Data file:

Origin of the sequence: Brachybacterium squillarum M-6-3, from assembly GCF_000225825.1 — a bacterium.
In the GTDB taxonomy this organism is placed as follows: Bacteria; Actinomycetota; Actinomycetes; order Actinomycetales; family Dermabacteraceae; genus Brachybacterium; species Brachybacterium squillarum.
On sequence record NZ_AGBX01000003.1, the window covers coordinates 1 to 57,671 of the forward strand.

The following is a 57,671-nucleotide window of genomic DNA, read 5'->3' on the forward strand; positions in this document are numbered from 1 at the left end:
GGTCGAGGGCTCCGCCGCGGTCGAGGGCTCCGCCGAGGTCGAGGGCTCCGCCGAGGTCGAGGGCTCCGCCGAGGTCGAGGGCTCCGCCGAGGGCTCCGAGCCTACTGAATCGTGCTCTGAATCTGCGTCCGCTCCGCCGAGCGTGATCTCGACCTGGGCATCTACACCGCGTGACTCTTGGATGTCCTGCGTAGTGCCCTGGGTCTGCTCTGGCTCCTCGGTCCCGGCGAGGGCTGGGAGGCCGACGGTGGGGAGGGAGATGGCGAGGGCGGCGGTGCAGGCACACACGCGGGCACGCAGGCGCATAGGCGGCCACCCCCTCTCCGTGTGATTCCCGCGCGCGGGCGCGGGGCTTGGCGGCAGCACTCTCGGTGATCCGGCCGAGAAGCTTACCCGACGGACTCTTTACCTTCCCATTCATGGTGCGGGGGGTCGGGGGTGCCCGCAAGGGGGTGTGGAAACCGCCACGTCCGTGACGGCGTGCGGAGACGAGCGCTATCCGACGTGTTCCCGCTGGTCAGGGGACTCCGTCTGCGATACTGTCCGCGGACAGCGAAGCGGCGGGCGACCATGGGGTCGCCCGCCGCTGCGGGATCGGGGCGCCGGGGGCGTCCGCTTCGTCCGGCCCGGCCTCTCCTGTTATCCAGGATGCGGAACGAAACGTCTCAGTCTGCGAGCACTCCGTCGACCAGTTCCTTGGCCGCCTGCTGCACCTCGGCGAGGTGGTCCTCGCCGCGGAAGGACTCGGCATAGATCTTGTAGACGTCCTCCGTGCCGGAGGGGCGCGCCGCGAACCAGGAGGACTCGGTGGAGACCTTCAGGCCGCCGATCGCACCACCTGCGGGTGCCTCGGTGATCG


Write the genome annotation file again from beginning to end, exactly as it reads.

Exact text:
Origin of the sequence: Brachybacterium squillarum M-6-3, from assembly GCF_000225825.1 — a bacterium.
In the GTDB taxonomy this organism is placed as follows: Bacteria; Actinomycetota; Actinomycetes; order Actinomycetales; family Dermabacteraceae; genus Brachybacterium; species Brachybacterium squillarum.
On sequence record NZ_AGBX01000003.1, the window covers coordinates 1 to 57,671 of the forward strand.

The following is a 57,671-nucleotide window of genomic DNA, read 5'->3' on the forward strand; positions in this document are numbered from 1 at the left end:
GGTCGAGGGCTCCGCCGCGGTCGAGGGCTCCGCCGAGGTCGAGGGCTCCGCCGAGGTCGAGGGCTCCGCCGAGGTCGAGGGCTCCGCCGAGGGCTCCGAGCCTACTGAATCGTGCTCTGAATCTGCGTCCGCTCCGCCGAGCGTGATCTCGACCTGGGCATCTACACCGCGTGACTCTTGGATGTCCTGCGTAGTGCCCTGGGTCTGCTCTGGCTCCTCGGTCCCGGCGAGGGCTGGGAGGCCGACGGTGGGGAGGGAGATGGCGAGGGCGGCGGTGCAGGCACACACGCGGGCACGCAGGCGCATAGGCGGCCACCCCCTCTCCGTGTGATTCCCGCGCGCGGGCGCGGGGCTTGGCGGCAGCACTCTCGGTGATCCGGCCGAGAAGCTTACCCGACGGACTCTTTACCTTCCCATTCATGGTGCGGGGGGTCGGGGGTGCCCGCAAGGGGGTGTGGAAACCGCCACGTCCGTGACGGCGTGCGGAGACGAGCGCTATCCGACGTGTTCCCGCTGGTCAGGGGACTCCGTCTGCGATACTGTCCGCGGACAGCGAAGCGGCGGGCGACCATGGGGTCGCCCGCCGCTGCGGGATCGGGGCGCCGGGGGCGTCCGCTTCGTCCGGCCCGGCCTCTCCTGTTATCCAGGATGCGGAACGAAACGTCTCAGTCTGCGAGCACTCCGTCGACCAGTTCCTTGGCCGCCTGCTGCACCTCGGCGAGGTGGTCCTCGCCGCGGAAGGACTCGGCATAGATCTTGTAGACGTCCTCCGTGCCGGAGGGGCGCGCCGCGAACCAGGAGGACTCGGTGGAGACCTTCAGGCCGCCGATCGCACCACCTGCGGGTGCCTCGGTGATCG